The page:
Jon Husband famously coined the notion of moving from hierarchy to ‘wirearchy’. It’s about thinking in terms of networks and connections. When we do so, we generate the necessary ability to learn continually. Even John Kotter has argued that at least you need a ‘dual’ operating system, with both hierarchies and networks.
Associated with that is new thinking about how to manage change, such as documented in Robert Sutton & Huggy Rao’s Scaling Up Excellence, and new structures such as in Dave Grey’s The Connected Company. The realization is that some of the emerging thinking hasn’t penetrated corporate operations. They’re still operating on last century models, with consequences like stagnating business and declining engagement of employees.
This isn’t to say that we throw out the baby with the bathwater. Some of the ‘new wave’ thinking is contrary to empirical evidence, as Jeffery Pfeffer’s Leadership BS points out. Similarly, there’s still a need to combine accountability with psychological safety, as Edmondson documents. Yet finding the balance requires coming to grips with the new thinking.
Ultimately, we should be worried when the degree from a business school is in Business Administration. Administration is a phrase that smacks of management, and increasingly we’re seeing that the role of the manager is being replaced by that of the coach. The old tenets of dictating from the top have been upended; new models look like supporting performance from below.
The New Leader
What’s the take-home, then? What does the new leadership look like? Above we looked at two major components: tracking and facilitating. These require new skills and new mindsets. It starts from a greater appreciation for how people work best.
Our understanding of cognition has changed from the model of formal logical reasoning to one of contextualized performance. As such, understanding context is a key competency. That includes understanding the organization and the market, but also people and the systems. Systems are complex, and systems thinking is necessary. Comprehending network effects and new technologies will likewise be essential. Looking at trajectories will be more valuable than tracking current competitive status.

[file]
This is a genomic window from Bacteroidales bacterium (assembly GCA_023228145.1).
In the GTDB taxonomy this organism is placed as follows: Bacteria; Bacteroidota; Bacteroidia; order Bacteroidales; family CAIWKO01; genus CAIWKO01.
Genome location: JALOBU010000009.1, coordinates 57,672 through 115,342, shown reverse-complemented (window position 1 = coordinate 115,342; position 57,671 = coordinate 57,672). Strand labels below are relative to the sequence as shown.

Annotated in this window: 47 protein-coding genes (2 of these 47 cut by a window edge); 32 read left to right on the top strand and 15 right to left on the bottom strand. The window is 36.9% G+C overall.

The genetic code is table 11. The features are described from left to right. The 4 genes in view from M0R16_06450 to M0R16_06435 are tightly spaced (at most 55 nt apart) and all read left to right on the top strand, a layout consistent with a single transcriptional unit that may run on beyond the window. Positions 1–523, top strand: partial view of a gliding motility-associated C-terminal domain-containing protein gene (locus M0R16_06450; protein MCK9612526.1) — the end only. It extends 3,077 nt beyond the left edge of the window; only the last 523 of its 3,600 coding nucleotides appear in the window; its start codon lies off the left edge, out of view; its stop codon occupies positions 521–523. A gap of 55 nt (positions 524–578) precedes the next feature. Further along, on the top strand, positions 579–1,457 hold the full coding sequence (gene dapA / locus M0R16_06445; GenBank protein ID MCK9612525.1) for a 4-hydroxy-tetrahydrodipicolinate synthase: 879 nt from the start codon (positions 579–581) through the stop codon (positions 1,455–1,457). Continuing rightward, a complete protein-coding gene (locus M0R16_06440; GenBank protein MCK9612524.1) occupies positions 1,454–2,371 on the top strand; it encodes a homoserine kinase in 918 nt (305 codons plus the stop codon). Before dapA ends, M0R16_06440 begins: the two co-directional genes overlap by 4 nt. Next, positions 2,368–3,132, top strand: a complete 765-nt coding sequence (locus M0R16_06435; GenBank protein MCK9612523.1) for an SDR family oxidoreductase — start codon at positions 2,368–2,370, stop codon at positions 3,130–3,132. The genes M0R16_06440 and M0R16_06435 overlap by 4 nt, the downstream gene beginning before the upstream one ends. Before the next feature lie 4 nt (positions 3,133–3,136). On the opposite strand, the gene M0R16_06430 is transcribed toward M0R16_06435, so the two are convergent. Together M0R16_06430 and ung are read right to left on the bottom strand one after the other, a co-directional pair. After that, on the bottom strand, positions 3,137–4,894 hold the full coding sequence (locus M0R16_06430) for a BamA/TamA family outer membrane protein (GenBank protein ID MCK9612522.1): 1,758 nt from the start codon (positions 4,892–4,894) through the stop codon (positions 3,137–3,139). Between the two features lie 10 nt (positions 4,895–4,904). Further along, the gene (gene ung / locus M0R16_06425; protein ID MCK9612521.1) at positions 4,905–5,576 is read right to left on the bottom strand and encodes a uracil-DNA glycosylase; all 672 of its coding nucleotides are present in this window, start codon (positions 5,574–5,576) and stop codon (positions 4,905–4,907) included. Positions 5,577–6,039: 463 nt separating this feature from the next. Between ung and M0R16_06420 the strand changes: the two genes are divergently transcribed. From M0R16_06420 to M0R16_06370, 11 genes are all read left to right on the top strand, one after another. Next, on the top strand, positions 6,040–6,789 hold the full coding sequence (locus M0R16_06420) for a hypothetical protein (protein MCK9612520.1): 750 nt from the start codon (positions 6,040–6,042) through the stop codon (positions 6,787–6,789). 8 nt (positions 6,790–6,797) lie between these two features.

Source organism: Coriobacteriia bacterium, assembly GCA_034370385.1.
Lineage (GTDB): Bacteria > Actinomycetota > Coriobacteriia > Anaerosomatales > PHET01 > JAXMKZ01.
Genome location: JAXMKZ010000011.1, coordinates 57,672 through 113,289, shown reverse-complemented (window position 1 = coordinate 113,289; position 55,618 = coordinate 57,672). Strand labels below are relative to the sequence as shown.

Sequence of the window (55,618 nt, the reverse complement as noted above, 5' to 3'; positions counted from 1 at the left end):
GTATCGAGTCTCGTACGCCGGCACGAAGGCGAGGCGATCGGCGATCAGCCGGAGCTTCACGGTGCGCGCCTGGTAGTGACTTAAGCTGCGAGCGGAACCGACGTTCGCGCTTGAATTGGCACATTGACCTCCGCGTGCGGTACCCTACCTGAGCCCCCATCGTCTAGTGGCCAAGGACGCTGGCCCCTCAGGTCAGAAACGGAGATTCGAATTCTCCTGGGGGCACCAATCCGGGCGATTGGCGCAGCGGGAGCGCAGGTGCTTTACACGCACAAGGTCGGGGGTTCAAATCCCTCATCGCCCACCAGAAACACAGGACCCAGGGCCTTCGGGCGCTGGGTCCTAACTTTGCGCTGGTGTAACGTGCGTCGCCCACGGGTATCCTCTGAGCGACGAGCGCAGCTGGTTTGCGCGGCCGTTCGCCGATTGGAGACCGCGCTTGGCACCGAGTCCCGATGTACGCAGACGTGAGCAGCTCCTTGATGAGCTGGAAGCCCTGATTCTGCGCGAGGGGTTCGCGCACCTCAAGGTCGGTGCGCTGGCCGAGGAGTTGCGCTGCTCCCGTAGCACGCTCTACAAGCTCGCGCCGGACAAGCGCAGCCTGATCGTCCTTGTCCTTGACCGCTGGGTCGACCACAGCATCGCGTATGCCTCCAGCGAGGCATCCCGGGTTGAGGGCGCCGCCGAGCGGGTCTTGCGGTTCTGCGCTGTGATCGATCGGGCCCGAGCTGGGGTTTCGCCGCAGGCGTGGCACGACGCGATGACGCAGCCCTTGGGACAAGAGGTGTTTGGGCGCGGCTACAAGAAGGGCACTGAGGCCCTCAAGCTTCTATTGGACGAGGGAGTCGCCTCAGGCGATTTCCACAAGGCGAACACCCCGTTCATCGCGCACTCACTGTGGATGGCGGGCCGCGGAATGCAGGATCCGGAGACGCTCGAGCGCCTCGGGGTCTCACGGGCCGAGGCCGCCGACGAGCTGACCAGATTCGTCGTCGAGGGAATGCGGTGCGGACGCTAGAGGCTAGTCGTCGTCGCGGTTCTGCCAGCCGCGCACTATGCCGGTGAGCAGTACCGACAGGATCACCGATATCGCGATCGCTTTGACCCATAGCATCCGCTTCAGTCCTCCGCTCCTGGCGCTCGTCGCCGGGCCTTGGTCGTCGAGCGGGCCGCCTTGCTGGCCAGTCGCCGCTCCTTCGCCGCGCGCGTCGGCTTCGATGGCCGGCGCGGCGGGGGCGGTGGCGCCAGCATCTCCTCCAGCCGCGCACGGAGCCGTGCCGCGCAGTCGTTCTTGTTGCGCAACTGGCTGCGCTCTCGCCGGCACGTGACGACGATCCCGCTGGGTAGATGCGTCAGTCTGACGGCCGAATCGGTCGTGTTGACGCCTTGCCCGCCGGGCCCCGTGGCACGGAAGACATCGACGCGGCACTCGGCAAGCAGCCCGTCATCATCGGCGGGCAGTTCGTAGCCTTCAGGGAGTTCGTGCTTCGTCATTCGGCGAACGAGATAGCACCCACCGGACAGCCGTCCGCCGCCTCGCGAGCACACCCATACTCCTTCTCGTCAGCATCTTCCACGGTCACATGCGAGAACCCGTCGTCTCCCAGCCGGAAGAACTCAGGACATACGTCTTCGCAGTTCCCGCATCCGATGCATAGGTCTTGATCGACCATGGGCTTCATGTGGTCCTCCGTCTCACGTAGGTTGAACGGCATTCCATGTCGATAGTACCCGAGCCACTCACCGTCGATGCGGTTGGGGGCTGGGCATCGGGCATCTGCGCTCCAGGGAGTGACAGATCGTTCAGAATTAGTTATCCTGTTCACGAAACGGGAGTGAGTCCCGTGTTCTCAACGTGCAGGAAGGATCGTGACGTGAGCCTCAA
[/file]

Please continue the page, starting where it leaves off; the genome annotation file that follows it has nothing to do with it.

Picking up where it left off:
Recognizing how innovation happens is a second component. Knowing the factors that create a learning culture – openness, diversity, time for reflection, and psychological safety – need to accompany a focus on responsibility. Developing a mindset around experimentation is a necessity, including space and time, as well as resources. Another element is consistent feedback; people need ongoing coaching, not intermittent reviews. And, of course, the continued exposure to new ideas.
Values matter, too. Transparency is a key component. Working out loud or ‘showing your work’ becomes the order of the day, most critically for the leader. Showing the thinking helps people align, and when a leader shares mistakes, others begin to believe it truly is accepted. When lessons learned are shared, everyone benefits from the mistake, and the cost is offset by the learning. Trust must be the ultimate outcome.
A learning organization, as Senge suggested many years ago, is now possible. We know the practices, it’s just that they’re unlikely to come from the old approaches. Focuses on profit maximization, top-down control, yearly performance reviews and ever-larger structures, are failing. Instead, findings from research on thinking, working, and learning are moving to the fore in the shift to a more enlightened approach. It’s time for network thinking in a networked age. And who better to lead the direction than L&D?